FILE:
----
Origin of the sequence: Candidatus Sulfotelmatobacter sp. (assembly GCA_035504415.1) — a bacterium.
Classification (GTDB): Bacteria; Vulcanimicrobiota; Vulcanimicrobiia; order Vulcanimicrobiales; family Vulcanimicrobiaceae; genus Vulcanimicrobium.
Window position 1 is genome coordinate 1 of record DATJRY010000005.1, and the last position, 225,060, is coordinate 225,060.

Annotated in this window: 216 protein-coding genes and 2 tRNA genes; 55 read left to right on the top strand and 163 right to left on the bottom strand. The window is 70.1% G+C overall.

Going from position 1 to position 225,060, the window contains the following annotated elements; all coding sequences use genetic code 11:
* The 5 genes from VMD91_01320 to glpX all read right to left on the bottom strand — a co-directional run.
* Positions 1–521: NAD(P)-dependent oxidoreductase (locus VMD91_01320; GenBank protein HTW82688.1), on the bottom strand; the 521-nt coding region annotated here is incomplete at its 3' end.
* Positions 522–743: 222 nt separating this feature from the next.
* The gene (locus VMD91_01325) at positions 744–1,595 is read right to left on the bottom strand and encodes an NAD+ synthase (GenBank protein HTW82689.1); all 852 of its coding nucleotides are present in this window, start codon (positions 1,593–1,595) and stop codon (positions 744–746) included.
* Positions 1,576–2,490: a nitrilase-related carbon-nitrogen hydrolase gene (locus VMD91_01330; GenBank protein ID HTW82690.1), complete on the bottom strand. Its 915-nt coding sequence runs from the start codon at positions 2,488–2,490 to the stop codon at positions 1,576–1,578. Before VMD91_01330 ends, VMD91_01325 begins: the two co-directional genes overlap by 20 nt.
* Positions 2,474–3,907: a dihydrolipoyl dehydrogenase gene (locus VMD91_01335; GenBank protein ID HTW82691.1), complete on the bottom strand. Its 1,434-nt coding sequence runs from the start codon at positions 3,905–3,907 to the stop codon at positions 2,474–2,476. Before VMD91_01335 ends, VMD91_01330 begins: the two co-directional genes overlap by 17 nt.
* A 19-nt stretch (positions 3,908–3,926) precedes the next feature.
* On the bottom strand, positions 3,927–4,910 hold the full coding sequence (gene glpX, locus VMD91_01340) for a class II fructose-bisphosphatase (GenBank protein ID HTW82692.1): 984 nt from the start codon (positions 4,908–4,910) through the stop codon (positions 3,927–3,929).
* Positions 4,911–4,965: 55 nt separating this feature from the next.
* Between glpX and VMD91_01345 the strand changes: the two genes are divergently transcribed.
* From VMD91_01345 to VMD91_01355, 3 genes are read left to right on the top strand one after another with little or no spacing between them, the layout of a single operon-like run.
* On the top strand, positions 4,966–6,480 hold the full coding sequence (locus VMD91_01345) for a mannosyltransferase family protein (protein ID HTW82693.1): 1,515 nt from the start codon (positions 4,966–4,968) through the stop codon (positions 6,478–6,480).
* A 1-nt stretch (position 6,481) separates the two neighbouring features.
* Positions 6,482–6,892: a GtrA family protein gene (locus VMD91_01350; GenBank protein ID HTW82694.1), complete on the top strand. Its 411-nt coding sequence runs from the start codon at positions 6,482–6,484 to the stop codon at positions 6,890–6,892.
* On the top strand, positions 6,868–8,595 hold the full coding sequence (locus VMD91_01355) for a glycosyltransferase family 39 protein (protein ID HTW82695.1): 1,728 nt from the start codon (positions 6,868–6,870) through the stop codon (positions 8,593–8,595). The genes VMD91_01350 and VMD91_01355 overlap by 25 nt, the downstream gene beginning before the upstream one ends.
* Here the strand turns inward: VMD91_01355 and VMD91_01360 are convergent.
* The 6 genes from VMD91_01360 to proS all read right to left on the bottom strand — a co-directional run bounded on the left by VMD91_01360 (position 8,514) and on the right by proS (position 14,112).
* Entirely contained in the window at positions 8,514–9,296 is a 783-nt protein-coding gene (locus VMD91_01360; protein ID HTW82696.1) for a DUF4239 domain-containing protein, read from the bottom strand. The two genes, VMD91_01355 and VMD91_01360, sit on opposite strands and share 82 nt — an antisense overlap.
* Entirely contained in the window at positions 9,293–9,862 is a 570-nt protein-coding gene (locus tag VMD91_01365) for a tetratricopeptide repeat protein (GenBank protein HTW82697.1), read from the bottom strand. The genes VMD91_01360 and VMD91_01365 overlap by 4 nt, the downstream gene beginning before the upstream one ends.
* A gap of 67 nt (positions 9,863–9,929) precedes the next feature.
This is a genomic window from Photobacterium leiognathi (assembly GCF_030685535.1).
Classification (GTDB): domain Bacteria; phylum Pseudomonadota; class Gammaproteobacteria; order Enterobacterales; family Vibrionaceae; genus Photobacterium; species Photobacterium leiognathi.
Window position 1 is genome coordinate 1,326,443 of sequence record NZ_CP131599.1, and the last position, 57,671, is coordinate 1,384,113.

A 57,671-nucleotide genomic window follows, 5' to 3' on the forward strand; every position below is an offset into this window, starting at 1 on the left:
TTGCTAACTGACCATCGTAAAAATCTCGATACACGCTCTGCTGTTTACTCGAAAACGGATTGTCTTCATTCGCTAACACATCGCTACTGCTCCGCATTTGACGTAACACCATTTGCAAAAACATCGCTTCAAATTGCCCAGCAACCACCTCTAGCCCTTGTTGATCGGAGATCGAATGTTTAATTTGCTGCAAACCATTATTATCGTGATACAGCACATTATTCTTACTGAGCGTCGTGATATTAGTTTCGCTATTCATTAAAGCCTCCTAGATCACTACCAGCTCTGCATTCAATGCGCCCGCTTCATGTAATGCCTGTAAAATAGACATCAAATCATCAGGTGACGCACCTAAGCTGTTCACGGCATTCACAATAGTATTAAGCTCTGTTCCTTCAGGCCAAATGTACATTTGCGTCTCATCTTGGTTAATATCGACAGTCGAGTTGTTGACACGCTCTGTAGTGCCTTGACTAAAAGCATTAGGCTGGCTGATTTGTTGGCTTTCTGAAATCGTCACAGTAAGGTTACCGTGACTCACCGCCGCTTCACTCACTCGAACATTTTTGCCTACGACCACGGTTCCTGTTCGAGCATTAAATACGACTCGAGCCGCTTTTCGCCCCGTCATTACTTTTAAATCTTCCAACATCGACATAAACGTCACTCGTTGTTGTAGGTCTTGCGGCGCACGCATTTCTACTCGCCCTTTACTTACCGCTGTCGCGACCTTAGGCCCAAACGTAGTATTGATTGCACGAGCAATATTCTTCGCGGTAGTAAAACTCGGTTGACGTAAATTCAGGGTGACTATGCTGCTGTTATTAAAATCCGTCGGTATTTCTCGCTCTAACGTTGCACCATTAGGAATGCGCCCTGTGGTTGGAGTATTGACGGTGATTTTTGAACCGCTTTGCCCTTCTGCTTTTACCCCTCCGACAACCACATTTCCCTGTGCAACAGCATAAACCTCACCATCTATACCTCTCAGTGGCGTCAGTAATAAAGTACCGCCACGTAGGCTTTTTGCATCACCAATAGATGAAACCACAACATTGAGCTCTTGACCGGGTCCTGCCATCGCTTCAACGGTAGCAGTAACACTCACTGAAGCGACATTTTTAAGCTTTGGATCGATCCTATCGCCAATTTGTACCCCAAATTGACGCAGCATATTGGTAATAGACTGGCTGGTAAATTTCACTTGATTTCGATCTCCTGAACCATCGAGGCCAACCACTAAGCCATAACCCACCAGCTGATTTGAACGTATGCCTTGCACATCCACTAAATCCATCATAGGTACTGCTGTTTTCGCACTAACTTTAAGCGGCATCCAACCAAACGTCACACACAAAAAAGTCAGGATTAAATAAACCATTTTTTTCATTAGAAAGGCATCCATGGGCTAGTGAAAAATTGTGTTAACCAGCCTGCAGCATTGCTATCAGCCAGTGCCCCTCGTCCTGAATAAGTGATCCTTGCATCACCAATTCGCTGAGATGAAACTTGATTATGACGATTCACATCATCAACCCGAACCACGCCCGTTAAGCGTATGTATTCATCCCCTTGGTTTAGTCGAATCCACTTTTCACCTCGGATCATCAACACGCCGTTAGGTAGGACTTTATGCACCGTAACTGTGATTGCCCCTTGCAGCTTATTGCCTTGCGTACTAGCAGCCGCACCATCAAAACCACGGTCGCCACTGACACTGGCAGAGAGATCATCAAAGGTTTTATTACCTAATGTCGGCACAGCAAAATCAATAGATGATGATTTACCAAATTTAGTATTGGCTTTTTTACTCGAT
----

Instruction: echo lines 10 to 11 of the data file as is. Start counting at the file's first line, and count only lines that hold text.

* Positions 1,576–2,490: a nitrilase-related carbon-nitrogen hydrolase gene (locus VMD91_01330; GenBank protein ID HTW82690.1), complete on the bottom strand. Its 915-nt coding sequence runs from the start codon at positions 2,488–2,490 to the stop codon at positions 1,576–1,578. Before VMD91_01330 ends, VMD91_01325 begins: the two co-directional genes overlap by 20 nt.
* Positions 2,474–3,907: a dihydrolipoyl dehydrogenase gene (locus VMD91_01335; GenBank protein ID HTW82691.1), complete on the bottom strand. Its 1,434-nt coding sequence runs from the start codon at positions 3,905–3,907 to the stop codon at positions 2,474–2,476. Before VMD91_01335 ends, VMD91_01330 begins: the two co-directional genes overlap by 17 nt.